Interpreting an insurance policy is sometimes difficult at best. Different people will read the same words in an insurance policy and believe the words say different things. What is important to an insurance lawyer is how the Courts read and interpret insurance policies. The Northern District of Texas, San Angelo Division, issued an opinion in May of 2020 that deals with this topic. The case is styled, National Liability & Fire Insurance Company v. John Young d/b/a Rio Restaurant Group, et al.
In this case, National is being asked by Young to defend a lawsuit. National asserts it does not have a duty to defend or indemnify. Under Texas law, the “eight corners rule” governs whether an insurer has a duty to defend or indemnify in an underlying lawsuit.
The opinion should be read to get the facts of the case. This writing looks at how the Courts look at cases under the eight corners rule.
Under Texas law, where “the four corners of a petition allege facts stating a cause of action which potentially falls within the four comers of the policy’s scope of coverage, the insurer has a duty to defend.” There is no duty to defend where all the facts alleged in a petition fall outside the policy’s scope, but the Court must “resolve all doubts regarding duty to defend in favor of the duty.”
The eight-comers rule is “a settled feature of Texas law.” In its Motion for Summary Judgment, National relied heavily on a district court’s proposed exception to the eight-comers rule that would allow district courts to consider extrinsic evidence where the policy does not include an express agreement to defend claims that are “groundless, false or fraudulent.” The Texas Supreme Court has held that the omission of groundless-claims clauses does not give rise to an exception to the eight-comers rule. Thus, the omission of a groundless-claims clause from the insurance policy that is at issue here cannot support an exception to the eight-comers rule.
The Fifth Circuit, interpreting Texas law, has periodically applied an exception to the eight-comers rule when (1) “it is initially impossible to discern whether coverage is potentially implicated;” and (2) “the extrinsic evidence goes solely to a fundamental issue of coverage which does not overlap with the merits of or engage the truth or falsity of any facts alleged in the underlying case.” But while the Texas Supreme Court has acknowledged this exception, that court has never addressed the exception.
Where a panel of the Fifth Circuit has ruled on a specific question or issue and such holding has not been superseded by either Texas case law or a change in statutory authority, this court is bound by such interpretation of Texas Law. Neither Texas case law nor a change in statutory authority has displaced the Fifth Circuit’s exception. Thus, the Fifth Circuit’s decisions creating and applying the exception are binding on this Court.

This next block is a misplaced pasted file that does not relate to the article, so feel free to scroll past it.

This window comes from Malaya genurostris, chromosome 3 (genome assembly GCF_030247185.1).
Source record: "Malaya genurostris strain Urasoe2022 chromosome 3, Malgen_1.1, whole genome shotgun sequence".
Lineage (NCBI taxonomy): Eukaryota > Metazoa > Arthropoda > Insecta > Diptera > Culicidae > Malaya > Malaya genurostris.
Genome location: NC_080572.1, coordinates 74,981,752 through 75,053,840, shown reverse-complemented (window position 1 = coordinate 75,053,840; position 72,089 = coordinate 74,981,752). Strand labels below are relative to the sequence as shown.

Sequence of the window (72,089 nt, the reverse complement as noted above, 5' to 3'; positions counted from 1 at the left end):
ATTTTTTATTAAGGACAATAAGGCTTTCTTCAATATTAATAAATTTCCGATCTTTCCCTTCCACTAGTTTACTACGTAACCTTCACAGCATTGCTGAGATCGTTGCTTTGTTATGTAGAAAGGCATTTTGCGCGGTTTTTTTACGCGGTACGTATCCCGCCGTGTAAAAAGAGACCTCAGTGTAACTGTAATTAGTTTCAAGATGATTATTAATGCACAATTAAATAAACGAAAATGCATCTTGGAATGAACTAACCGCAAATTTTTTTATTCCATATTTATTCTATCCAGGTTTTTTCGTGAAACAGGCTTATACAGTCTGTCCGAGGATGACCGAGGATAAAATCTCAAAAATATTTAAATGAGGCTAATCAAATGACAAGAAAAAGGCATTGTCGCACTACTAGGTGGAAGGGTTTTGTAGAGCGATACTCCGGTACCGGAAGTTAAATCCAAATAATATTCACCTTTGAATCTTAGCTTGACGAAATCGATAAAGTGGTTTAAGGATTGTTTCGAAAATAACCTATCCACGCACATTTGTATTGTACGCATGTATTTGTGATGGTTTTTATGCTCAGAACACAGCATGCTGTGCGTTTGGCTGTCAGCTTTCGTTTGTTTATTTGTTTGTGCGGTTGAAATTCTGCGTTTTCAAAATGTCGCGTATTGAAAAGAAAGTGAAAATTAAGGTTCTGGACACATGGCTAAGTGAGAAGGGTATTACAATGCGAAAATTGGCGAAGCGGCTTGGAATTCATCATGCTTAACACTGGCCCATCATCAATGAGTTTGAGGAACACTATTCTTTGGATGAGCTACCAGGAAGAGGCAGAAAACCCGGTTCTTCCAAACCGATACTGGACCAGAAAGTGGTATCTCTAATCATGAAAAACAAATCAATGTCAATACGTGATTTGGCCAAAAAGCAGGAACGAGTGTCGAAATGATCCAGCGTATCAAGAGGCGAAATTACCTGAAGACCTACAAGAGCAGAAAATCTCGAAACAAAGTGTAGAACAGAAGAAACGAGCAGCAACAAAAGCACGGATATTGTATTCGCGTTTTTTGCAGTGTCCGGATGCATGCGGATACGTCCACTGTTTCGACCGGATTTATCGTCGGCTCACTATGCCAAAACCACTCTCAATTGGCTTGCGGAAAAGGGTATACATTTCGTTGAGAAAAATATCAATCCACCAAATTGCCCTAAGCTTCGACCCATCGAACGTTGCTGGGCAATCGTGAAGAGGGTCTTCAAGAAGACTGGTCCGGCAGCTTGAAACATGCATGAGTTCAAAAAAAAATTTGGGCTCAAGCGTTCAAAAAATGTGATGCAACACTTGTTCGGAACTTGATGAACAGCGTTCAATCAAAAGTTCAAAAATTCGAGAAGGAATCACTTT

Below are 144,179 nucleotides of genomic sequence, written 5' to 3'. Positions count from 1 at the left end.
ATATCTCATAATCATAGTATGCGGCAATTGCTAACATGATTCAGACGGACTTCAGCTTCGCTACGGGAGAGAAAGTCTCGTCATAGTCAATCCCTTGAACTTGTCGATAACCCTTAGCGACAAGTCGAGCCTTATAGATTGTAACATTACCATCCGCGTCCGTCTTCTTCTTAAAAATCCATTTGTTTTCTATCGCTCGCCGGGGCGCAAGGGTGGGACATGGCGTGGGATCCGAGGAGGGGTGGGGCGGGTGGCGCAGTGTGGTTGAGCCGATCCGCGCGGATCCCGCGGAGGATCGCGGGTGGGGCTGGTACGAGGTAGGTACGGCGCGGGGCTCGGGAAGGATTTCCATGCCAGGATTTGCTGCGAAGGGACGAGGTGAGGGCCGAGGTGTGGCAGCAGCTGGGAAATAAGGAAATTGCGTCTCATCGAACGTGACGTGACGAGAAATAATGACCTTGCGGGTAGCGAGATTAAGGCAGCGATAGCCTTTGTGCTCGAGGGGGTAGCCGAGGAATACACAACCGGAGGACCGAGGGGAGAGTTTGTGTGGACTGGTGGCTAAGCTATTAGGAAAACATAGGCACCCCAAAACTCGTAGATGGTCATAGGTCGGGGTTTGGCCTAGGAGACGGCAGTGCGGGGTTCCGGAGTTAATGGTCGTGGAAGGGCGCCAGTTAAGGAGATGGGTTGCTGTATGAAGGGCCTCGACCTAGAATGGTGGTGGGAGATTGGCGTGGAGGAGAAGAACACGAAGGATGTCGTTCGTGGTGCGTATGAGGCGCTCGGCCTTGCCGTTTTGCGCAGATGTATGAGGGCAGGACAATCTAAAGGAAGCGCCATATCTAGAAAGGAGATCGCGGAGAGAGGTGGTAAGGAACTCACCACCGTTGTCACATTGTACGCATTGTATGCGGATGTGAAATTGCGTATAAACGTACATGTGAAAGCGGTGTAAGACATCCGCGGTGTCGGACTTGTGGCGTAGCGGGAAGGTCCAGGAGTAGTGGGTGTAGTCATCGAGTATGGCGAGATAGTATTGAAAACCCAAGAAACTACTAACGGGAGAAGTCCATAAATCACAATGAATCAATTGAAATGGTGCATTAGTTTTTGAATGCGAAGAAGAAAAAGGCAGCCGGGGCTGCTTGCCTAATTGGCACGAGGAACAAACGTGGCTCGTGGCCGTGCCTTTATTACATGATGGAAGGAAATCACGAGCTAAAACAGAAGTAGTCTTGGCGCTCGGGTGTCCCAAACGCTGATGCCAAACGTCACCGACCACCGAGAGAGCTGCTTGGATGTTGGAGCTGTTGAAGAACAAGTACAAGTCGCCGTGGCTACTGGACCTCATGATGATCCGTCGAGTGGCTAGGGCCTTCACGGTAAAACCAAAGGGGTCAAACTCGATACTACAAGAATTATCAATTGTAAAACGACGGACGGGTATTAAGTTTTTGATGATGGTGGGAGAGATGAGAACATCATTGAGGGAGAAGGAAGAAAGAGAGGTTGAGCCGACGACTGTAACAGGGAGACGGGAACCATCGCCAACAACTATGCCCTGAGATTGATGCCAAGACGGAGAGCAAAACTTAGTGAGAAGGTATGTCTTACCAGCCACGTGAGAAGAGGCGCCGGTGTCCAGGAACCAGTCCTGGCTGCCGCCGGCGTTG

Under Texas law, an insurer “owes no duty to defend when there is conclusive evidence that groundless, false, or fraudulent claims against the insured have been manipulated by the insured’s own hands in order to secure a defense and coverage where they would not otherwise exist.” This exception does not apply to this case.
This case does not fit within the framework of the narrow exception to the eight-comers rule that the Texas Supreme Court recently carved out. In a previous case, the Texas Supreme Court held that “an insurer owes no duty to defend when there is conclusive evidence that groundless, false, or fraudulent claims against the insured have been manipulated by the insured’s own hands in order to secure a defense and coverage where they would not otherwise exist.” But here, National does not allege that the insured-John Young or Rio conspired to manipulate a groundless, false, or fraudulent claim against National. Rather,National attacks the alleged “gamesmanship of the underlying plaintiffs in amending their original petition after this coverage action was filed.” Moreover, National lacks “conclusive evidence” that any manipulation occurred. Thus, the exception does not apply here.
Artful pleading, in which National effectively alleges that the plaintiffs in the underlying lawsuit engaged, does not give rise to an exception to the eight-comers rule. If an insurer knows the underlying plaintiffs’ allegations to be untrue, its duty is to establish such facts in defense of its insured, rather than as an adversary in a declaratory judgment action.